Frost has been carpeting the ground every morning, and we’ve been bringing in cedar & holly from the hillside to deck our halls. We keep our fire going almost daily now, and I’ve been drying sliced oranges to add bursts of color to all the greenery. I adore this season, when we work to cultivate comfort and warmth at a time when our world is a cold winter wonderland.
It’s a stormy, blustery October day here in the Pacific Northwest as I write this – we lit our first fire of the season in our little wood stove yesterday, and for an Autumnal soul like mine, it felt like a homecoming.
“But why should we not have one genuine out-of-door day, a day when we shall see to it that every city child may romp and play in God’s green fields, and when we make it a joyous duty to thank the Giver of all, not only for the harvests & for the full granaries as on Thanksgiving Day, but for the sun and the green trees and the flowers and grass and everything that makes us glad to be alive? What day could be so good for such a celebration in America as well as in Sweden as Midsummer’s Day?”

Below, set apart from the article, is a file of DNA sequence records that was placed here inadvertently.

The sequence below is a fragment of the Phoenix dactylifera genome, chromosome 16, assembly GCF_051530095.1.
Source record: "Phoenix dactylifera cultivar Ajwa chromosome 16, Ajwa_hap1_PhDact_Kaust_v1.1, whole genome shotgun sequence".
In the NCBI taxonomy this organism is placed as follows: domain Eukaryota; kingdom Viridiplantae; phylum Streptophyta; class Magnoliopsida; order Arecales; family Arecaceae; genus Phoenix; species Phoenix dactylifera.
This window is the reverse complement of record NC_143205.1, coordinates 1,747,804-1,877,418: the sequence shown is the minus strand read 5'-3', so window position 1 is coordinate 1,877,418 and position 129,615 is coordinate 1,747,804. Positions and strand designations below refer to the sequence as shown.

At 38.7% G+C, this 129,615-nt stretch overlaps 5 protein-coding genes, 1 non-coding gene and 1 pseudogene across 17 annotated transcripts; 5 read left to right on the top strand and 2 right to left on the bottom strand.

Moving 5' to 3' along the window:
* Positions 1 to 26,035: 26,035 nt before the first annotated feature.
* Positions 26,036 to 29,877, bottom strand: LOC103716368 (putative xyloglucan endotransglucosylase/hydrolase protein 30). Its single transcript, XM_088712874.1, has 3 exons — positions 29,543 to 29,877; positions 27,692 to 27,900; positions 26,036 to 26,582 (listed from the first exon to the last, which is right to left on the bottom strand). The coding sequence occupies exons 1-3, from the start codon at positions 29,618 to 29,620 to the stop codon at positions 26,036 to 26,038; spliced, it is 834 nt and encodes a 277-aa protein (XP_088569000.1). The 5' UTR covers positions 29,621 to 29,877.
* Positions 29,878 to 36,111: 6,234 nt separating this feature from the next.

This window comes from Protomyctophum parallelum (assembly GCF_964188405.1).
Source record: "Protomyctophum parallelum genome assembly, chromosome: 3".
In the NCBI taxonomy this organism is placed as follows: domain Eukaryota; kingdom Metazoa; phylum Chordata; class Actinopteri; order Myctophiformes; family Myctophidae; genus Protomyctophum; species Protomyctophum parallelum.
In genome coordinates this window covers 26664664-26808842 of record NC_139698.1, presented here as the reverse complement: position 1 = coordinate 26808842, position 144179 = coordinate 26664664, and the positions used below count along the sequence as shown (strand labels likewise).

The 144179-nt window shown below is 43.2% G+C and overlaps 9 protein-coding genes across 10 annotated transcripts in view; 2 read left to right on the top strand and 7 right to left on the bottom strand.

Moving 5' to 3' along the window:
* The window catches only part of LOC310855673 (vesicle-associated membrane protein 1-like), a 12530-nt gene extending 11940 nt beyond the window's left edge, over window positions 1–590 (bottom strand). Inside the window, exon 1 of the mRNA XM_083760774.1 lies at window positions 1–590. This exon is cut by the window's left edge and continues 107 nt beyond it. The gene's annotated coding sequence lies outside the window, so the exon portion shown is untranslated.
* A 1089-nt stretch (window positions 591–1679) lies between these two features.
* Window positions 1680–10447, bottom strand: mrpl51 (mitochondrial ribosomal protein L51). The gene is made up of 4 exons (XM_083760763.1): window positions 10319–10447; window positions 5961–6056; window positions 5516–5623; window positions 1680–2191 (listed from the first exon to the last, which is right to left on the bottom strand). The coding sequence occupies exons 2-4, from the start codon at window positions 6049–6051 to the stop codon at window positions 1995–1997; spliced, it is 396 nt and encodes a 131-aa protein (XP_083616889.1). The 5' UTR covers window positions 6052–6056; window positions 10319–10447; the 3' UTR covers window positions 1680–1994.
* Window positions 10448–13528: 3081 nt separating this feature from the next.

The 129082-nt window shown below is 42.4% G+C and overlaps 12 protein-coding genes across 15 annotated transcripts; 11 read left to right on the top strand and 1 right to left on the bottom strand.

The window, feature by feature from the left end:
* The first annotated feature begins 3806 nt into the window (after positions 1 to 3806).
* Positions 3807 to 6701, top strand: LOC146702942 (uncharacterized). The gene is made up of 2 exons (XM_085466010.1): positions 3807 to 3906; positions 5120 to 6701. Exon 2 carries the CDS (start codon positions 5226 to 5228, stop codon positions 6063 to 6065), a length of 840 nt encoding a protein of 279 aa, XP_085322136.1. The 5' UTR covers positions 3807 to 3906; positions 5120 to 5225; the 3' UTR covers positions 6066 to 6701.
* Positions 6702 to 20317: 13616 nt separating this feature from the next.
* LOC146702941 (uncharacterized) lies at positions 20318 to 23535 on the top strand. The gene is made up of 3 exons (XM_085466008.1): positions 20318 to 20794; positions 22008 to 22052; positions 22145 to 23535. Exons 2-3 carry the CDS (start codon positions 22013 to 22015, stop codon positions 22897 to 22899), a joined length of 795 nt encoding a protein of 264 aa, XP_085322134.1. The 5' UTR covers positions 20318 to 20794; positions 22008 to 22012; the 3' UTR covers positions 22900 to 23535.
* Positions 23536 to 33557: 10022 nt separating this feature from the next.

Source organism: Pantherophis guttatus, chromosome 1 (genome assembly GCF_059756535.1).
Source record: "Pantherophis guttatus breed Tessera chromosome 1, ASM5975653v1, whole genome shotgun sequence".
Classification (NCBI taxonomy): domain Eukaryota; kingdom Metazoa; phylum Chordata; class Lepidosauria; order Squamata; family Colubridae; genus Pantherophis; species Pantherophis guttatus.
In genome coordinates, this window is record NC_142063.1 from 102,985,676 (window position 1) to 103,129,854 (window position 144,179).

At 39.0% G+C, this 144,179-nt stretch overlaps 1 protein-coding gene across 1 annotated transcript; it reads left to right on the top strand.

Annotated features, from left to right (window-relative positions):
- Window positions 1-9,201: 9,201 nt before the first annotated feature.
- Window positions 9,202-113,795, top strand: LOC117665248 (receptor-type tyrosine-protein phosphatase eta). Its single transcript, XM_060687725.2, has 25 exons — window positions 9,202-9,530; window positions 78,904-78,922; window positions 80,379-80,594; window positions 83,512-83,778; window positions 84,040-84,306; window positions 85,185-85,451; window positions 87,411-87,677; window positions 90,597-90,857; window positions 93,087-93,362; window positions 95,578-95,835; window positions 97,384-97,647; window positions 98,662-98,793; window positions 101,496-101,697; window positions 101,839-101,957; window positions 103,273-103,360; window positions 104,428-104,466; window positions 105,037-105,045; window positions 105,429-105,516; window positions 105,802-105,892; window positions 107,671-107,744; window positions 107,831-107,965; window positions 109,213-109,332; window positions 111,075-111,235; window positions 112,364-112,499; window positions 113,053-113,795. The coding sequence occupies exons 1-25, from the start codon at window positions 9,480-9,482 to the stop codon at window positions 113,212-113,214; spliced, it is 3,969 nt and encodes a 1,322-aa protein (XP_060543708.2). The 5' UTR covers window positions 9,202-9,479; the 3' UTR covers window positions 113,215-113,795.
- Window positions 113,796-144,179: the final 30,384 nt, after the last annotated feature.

FRANCIS EDWARD CLARK, THE CHARM OF SCANDINAVIA (1914)
The Midsummer¹ season of festivals and feasts – the Summer Solstice, St. John’s Eve, and St. John’s Day – have always resonated with me and filled my imagination. As the sun reaches its zenith on June 20/21, and then the feast & festival of St. John the Baptist follow a few days later on the 23rd & 24th, it’s a sun-drenched, liminal time of thresholds being crossed and whispers being heard.
After experiencing one of the longest, rainiest winters in the Pacific Northwest, May is perhaps even more glorious than usual this year. A little collection of springtime-inspired Vignettes and Drawings will be flitting into my Etsy shop this Saturday, and I hope that they’ll bring to you the refreshing scent of spring rain, lilacs in bloom, and mossy forest floor.